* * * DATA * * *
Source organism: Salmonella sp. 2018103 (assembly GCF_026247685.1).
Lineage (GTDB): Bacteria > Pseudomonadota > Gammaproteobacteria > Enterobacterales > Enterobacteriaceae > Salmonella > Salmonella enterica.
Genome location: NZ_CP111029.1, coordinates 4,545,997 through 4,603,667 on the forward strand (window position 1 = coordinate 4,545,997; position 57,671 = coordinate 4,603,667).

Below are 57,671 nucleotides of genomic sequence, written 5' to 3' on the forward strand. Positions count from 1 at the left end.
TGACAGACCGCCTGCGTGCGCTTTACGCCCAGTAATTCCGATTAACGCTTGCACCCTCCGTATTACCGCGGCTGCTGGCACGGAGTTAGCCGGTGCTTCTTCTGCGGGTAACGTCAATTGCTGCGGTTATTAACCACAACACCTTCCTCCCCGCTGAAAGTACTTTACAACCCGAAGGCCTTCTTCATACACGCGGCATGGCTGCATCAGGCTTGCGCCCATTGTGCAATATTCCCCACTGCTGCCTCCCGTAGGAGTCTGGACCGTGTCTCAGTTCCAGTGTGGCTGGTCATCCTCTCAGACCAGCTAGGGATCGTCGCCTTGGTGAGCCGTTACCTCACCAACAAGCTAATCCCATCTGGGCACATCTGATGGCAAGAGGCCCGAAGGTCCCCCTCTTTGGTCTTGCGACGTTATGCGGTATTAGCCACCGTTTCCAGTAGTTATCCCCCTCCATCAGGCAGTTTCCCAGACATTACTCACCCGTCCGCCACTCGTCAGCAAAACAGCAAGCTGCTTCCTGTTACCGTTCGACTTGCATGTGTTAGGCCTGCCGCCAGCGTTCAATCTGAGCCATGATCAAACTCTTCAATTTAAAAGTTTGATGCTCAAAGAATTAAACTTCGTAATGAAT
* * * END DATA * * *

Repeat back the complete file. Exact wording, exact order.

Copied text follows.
Source organism: Salmonella sp. 2018103 (assembly GCF_026247685.1).
Lineage (GTDB): Bacteria > Pseudomonadota > Gammaproteobacteria > Enterobacterales > Enterobacteriaceae > Salmonella > Salmonella enterica.
Genome location: NZ_CP111029.1, coordinates 4,545,997 through 4,603,667 on the forward strand (window position 1 = coordinate 4,545,997; position 57,671 = coordinate 4,603,667).

Below are 57,671 nucleotides of genomic sequence, written 5' to 3' on the forward strand. Positions count from 1 at the left end.
TGACAGACCGCCTGCGTGCGCTTTACGCCCAGTAATTCCGATTAACGCTTGCACCCTCCGTATTACCGCGGCTGCTGGCACGGAGTTAGCCGGTGCTTCTTCTGCGGGTAACGTCAATTGCTGCGGTTATTAACCACAACACCTTCCTCCCCGCTGAAAGTACTTTACAACCCGAAGGCCTTCTTCATACACGCGGCATGGCTGCATCAGGCTTGCGCCCATTGTGCAATATTCCCCACTGCTGCCTCCCGTAGGAGTCTGGACCGTGTCTCAGTTCCAGTGTGGCTGGTCATCCTCTCAGACCAGCTAGGGATCGTCGCCTTGGTGAGCCGTTACCTCACCAACAAGCTAATCCCATCTGGGCACATCTGATGGCAAGAGGCCCGAAGGTCCCCCTCTTTGGTCTTGCGACGTTATGCGGTATTAGCCACCGTTTCCAGTAGTTATCCCCCTCCATCAGGCAGTTTCCCAGACATTACTCACCCGTCCGCCACTCGTCAGCAAAACAGCAAGCTGCTTCCTGTTACCGTTCGACTTGCATGTGTTAGGCCTGCCGCCAGCGTTCAATCTGAGCCATGATCAAACTCTTCAATTTAAAAGTTTGATGCTCAAAGAATTAAACTTCGTAATGAAT